Being an indie virtual reality (VR) developer isn’t the easiest path for anyone interested in making videogames, especially when you’re completely solo. Yet that does offer an opportunity to make something unique to you, your life and your influences. Which is exactly what Martin Wheeler has done with PlayStation VR title Separation, a bleak atmospheric experience that’s both a puzzle solver and a step into his psyche.
Separation takes place in a world somewhere between a dreamscape and post-apocalypse, a wasteland devoid of life, littered with the remnants of ancient technology. There’s little explanation as to why you’re here or what this place is or was, apart from the occasional whispered story snippet. It evokes a harrowing sense of isolation with snow-covered mountains and ominous structures looming through the fog, eerie in its silence.
This feeling never really lets up throughout the entire time, and while it can be powerful and serene at times when some of the beautiful ambient music kicks in Separation can also become a little grating. Separation has one speed and one speed only, a slow amble that wouldn’t go amiss during a leisurely Sunday afternoon stroll. There’s obviously a benefit to this, making for a more comfortable experience as smooth locomotion is the only option. That does mean, however, that wandering the environment can take time – most of it – and patience. Designed to be peaceful with a meditation like quality, allowing time to contemplate and take in the vistas, the gameplay does become somewhat bland and repetitive as the experience progresses.
Rather than walking around these snowy landscapes aimlessly, there is a thread which guides you, a beam of blue light which travels between crystals. It’s these crystals which you need to manipulate, altering their position to continue the sequence. While there’s no hand-holding at any point during Separation with you mostly left to your own devices the puzzles never pose too much of a challenge, offering more of a break between the casual strolling around.
There are sequences which involve a boat and a balloon, offering some variance in how you get around. It can be quite relaxing sat on the boat meandering through the calm waters but unlike titles such as Journey for Elysium which want to make you part of this, Separation doesn’t. There’s a lack of connection between the player and Separation, mainly due to how this interaction with the experience works. The DualShock 4 controller does have its place in VR yet the inclusion of motion controls may have helped elevate the title, aiding that sense of being inside this world, instead of being a spectre pressing the interact button every so often.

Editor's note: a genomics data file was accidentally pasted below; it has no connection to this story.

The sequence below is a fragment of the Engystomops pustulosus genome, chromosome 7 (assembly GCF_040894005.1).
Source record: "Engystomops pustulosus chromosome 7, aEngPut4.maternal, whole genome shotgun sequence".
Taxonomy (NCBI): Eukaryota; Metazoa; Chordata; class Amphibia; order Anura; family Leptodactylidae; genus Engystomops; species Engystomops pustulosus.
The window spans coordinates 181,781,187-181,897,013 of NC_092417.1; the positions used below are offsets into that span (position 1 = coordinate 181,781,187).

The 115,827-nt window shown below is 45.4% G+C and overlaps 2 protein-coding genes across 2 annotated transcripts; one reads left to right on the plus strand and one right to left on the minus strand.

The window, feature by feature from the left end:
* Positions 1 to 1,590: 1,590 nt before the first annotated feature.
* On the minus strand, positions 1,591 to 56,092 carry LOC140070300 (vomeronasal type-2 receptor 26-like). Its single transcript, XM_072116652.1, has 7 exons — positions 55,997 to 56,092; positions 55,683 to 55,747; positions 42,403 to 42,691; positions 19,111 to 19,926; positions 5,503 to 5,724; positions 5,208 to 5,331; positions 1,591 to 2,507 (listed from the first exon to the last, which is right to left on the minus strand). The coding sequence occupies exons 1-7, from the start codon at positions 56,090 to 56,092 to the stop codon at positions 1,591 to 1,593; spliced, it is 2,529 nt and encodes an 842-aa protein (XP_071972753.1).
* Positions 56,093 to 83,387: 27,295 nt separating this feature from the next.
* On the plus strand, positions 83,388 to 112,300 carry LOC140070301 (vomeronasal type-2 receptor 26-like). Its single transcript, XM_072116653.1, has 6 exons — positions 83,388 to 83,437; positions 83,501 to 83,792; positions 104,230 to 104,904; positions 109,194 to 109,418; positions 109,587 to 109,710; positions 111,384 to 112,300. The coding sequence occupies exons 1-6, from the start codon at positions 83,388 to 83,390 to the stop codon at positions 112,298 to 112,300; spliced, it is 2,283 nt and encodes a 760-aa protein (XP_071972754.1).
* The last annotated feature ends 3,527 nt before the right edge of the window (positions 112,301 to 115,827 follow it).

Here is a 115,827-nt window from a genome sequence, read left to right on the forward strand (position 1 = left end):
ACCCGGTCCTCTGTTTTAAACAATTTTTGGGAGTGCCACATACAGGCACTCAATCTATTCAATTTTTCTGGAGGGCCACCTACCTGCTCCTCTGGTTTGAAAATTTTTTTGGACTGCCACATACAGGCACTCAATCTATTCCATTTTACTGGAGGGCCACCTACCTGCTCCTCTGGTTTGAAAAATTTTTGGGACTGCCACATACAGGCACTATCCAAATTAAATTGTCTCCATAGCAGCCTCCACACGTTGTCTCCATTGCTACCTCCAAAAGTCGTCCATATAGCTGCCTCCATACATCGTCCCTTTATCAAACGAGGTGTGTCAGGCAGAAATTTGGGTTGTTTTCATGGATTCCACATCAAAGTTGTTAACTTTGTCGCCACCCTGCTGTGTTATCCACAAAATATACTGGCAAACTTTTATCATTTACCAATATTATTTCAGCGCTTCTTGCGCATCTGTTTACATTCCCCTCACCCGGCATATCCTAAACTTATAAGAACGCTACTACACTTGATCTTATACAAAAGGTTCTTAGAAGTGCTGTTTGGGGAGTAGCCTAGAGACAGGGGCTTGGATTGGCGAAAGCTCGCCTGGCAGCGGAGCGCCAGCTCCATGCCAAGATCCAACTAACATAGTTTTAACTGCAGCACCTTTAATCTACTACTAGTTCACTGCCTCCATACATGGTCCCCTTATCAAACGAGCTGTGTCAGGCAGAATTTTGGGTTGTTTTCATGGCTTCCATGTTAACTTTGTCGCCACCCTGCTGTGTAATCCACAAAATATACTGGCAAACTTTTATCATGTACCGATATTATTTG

As such the sentiment being portrayed doesn’t always connect and therefore Separation isn’t so much a journey for you as it was for the developer. Dealing with the loss and depression of a family member, Wheeler has etched these emotions into the experience for better or worse. Lonely statues are hidden away containing Sorrow artefacts to collect, while the singular use savepoints can only be used by picking up a monochrome rose.
Seeing that Wheeler created Separation by himself over a period of four years is an impressive accomplishment, especially considering the subject matter which inspired the experience. The atmospheric visuals and soundtrack are what carry Separation, reminiscent of titles like ICO. However, it becomes a little too monotonous and at times the emotion the title tries to portray feels indistinct as if it has lost its own way in this vast open landscape.